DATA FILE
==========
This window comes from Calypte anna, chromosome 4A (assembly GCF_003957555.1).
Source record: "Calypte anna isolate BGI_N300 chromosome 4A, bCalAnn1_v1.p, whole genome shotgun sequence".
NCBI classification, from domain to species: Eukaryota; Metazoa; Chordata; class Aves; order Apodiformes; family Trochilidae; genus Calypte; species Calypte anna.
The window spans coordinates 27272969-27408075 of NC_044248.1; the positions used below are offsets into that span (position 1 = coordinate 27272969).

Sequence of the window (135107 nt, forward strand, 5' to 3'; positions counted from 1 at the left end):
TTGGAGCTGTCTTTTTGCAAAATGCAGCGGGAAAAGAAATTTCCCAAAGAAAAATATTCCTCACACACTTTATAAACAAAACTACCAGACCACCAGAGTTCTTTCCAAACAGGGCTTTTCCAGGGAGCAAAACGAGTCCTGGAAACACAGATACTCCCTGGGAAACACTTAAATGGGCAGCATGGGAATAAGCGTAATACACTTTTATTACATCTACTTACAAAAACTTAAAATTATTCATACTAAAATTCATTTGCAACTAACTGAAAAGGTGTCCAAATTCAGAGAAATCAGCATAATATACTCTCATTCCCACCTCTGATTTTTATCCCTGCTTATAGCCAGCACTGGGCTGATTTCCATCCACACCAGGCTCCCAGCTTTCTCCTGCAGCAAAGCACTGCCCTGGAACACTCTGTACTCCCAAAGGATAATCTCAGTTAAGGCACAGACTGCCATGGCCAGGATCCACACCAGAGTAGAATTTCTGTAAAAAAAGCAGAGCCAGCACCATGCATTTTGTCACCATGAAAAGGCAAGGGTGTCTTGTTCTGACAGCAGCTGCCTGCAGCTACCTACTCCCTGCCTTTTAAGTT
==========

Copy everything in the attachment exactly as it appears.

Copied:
This window comes from Calypte anna, chromosome 4A (assembly GCF_003957555.1).
Source record: "Calypte anna isolate BGI_N300 chromosome 4A, bCalAnn1_v1.p, whole genome shotgun sequence".
NCBI classification, from domain to species: Eukaryota; Metazoa; Chordata; class Aves; order Apodiformes; family Trochilidae; genus Calypte; species Calypte anna.
The window spans coordinates 27272969-27408075 of NC_044248.1; the positions used below are offsets into that span (position 1 = coordinate 27272969).

Sequence of the window (135107 nt, forward strand, 5' to 3'; positions counted from 1 at the left end):
TTGGAGCTGTCTTTTTGCAAAATGCAGCGGGAAAAGAAATTTCCCAAAGAAAAATATTCCTCACACACTTTATAAACAAAACTACCAGACCACCAGAGTTCTTTCCAAACAGGGCTTTTCCAGGGAGCAAAACGAGTCCTGGAAACACAGATACTCCCTGGGAAACACTTAAATGGGCAGCATGGGAATAAGCGTAATACACTTTTATTACATCTACTTACAAAAACTTAAAATTATTCATACTAAAATTCATTTGCAACTAACTGAAAAGGTGTCCAAATTCAGAGAAATCAGCATAATATACTCTCATTCCCACCTCTGATTTTTATCCCTGCTTATAGCCAGCACTGGGCTGATTTCCATCCACACCAGGCTCCCAGCTTTCTCCTGCAGCAAAGCACTGCCCTGGAACACTCTGTACTCCCAAAGGATAATCTCAGTTAAGGCACAGACTGCCATGGCCAGGATCCACACCAGAGTAGAATTTCTGTAAAAAAAGCAGAGCCAGCACCATGCATTTTGTCACCATGAAAAGGCAAGGGTGTCTTGTTCTGACAGCAGCTGCCTGCAGCTACCTACTCCCTGCCTTTTAAGTT